1st Is Typhoid Fever a disease “sui generis?” That is, a fever separate and distinct from all the other fevers, accompanied with prostration of the nervous system, such as Nervous Fever, Typhus Fever, &c.? He remarked that he had been very carefully and faithfully taught, and he thoroughly learned from his teachers, that it was a disease — “sui generis;” But his observations and experience during sixteen years of practice had not revealed to him a sufficient amount of difference between this and the other continued fevers to cause him to think it worth while, practically at least, to consider it a separate disease. Hence he was inclined to view Typhoid fever as only a modified form of all the other continued fevers which are attended with prostration, &c., of the nervous system The main, if not the only pathognomonic and constant lesion, with its concomitant symptoms, (being connected with the glands of Peyer and Brunner were not, in his mind, of sufficient practical importance to dignify this fever as worthy of a distinct name. Still he uses the term among his patients, especially when the abdominal symptoms are prominent.
2nd. Is Typhoid Fever contagious? He thought not, neither did he think Typhus or Nervous Fever contagious; but all were infectious. The practice of proper hygienic measures in connection with these fevers will prevent them from attacking the healthy, — but no influence of an hygienic character will prevent the spread of a contagious disease.
4th. Does Typhoid Fever ever occur more than once in the same individual? Authors generally agree that it occurs but once; but he thought he had seen something of the kind the second time in the same person.
5th. May it ever exist in so mild a form as to permit the patient to be on his feet, more or less, throughout its course, or even to go out? He had met with a number of cases, in which the patient was able to drag about and attend more or less to his business, though it was in much weakness and accompanied with occasional pains. Such, were more lingering than the more aggravated cases, which required the patient to remain in bed.
6th. What is the usual duration of a case of Typhoid Fever? About three weeks, to the beginning of convalescence. Some cases begin to improve in two weeks and others are prolonged to the fourth week. He thought the duration of this disease coincided with the Septenary periods, i. e., if the case went on over the end of the second week no particular improvement appeared till the end of the third week, and so on to the fourth week. In all his oases, the fever appeared to have entirely subsided by the end of the fourth week, and when the patient did not recover at that time, there was as a product of the disease, an ulceration of the bowels, which in several cases terminated fatally.
7th. Can this complaint be arrested after it has once fairly set in? As a general rule, it cannot be arrested. But sometimes there appear remissions in about one, two or three weeks, at which time, it has seen to him that the exhibition of an antiperiodic, like Arsenicum, China, or Quinia at once arrested the disease. So much is this the case that he now watches for this remission, which his observation has taught him to think it hardly worth while to look for at any other than the Septenary periods before mentioned. The duration of the complaint may also be shortened by judicious treatment.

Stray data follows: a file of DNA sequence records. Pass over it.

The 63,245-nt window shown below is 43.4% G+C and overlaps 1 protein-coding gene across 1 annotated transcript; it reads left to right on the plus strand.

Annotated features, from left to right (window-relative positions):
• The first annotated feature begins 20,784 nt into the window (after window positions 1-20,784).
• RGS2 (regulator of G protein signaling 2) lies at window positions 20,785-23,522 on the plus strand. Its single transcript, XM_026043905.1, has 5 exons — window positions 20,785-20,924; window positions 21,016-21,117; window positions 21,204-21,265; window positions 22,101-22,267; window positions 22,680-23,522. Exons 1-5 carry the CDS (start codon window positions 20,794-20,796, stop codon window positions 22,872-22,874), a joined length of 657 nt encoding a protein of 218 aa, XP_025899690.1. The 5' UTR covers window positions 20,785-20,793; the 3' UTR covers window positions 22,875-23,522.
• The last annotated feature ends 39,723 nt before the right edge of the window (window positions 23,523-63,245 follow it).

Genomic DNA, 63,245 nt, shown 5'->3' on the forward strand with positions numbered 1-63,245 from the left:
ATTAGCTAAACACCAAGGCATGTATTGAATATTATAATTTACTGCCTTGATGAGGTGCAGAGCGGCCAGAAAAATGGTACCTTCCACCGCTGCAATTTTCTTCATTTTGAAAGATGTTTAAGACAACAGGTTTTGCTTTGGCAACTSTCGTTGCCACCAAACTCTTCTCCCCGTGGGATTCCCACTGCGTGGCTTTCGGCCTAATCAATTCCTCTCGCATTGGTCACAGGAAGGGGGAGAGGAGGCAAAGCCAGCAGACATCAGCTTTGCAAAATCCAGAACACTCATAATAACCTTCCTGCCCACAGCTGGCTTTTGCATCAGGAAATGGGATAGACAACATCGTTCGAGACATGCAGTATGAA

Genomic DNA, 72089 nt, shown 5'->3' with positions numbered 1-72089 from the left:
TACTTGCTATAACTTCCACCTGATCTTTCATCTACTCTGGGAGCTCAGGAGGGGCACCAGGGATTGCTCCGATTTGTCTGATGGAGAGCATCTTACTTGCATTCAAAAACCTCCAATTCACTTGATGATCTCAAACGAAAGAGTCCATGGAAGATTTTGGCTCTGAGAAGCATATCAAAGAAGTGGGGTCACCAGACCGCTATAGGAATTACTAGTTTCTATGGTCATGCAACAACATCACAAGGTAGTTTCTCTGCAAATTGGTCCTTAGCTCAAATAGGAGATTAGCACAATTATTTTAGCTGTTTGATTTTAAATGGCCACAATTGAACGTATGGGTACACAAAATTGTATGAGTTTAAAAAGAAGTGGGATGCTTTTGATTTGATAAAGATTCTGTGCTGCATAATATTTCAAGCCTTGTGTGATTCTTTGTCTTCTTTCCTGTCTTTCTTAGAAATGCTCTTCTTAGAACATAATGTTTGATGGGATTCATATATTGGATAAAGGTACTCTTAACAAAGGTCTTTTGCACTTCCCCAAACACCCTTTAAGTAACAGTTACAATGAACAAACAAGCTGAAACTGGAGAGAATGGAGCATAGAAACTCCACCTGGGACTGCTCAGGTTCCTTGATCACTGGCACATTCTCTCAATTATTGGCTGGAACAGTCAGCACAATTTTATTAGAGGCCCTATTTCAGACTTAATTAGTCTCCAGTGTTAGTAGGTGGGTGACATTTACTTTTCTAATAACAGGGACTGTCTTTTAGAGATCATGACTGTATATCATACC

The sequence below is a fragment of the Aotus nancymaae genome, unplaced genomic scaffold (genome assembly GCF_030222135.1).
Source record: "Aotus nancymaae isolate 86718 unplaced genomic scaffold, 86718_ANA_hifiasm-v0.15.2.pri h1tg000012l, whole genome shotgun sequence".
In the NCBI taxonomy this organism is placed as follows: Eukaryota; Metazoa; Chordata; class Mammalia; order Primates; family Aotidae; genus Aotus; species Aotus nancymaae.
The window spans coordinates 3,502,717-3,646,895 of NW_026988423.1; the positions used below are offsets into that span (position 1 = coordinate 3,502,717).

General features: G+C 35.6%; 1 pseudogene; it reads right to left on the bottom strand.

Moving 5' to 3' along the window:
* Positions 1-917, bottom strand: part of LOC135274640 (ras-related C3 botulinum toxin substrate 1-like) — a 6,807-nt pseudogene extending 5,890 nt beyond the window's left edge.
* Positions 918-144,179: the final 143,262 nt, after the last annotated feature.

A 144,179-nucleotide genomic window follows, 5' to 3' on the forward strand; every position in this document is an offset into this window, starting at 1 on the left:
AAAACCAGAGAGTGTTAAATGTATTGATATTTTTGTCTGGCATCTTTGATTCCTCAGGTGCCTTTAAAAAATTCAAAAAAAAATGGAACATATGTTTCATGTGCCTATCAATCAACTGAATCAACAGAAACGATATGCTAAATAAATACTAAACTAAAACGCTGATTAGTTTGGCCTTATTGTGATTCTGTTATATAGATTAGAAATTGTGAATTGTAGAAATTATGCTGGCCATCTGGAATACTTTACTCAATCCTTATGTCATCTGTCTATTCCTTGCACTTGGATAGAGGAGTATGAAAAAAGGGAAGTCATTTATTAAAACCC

8th. Has any medicine been found to act as a prophylactic in this disease? Rhus tox. in his hands appeared to ward off the disease; though he used also Mercurius and Arsenicum at about the same time. He was inclined to believe that the prompt use of Rhus, and Mercurius vivus in the incipient stage, would prevent the confirmed disease. Of the two remedies, Rhus, is the most important, — used every three to six hours, in the first decimal dilution, for twenty-four hours.
9th. What are the most prominently useful medicines in the treatment of this fever 7 Of course every case will require its own particular medicines which will vary in its different stages; but he has been most pleased with the effects of Bryonia, Rhus. tox., Merc. vivus, Bell, and Are., in the majority of cases.
For the ulcerated state of the mucous membrane and of the glands o Brunner and patches of Peyer he found no remedy to avail. He desired an expression of the experience of others on this particular point.
Dr. J. R. COXE, Jr., considered Typhoid Fever a disease “sui generis” — not contagious, caused, in general, by vitiated atmosphere produced by large bodies of men crowded together, also by fatigue, either mental or bodily. The particular organic lesion of Typhoid Fever (which is never seen in any other disease) is, inflammation, swelling and ulceration of Peyer's and Brenner's glands. When this is not present, it is net true Typhoid Fever, however much it may in other respects simulate it. The blood in this fever is materially changed; it is decomposed, loses its red color, and its fibrine is more fluid, hence epistaxis, &c. The lungs are always more or less affected. The duodenum is never diseased and the stomach very seldom. The colon is healthy, but generates gas in very large quantities, (a curious feet). This gas produces great pain by the inflation of the abdomen.
When the cerebral system is attacked, the tongue is red and quivering; if the lungs, the tongue is saburral; if the abdomen, the tongue is dry and black with red edges. In true Typhoid Fever there is always an acute pain in the right illiac fossa, on pressure, while in general all the rest of the abdomen is insensible to it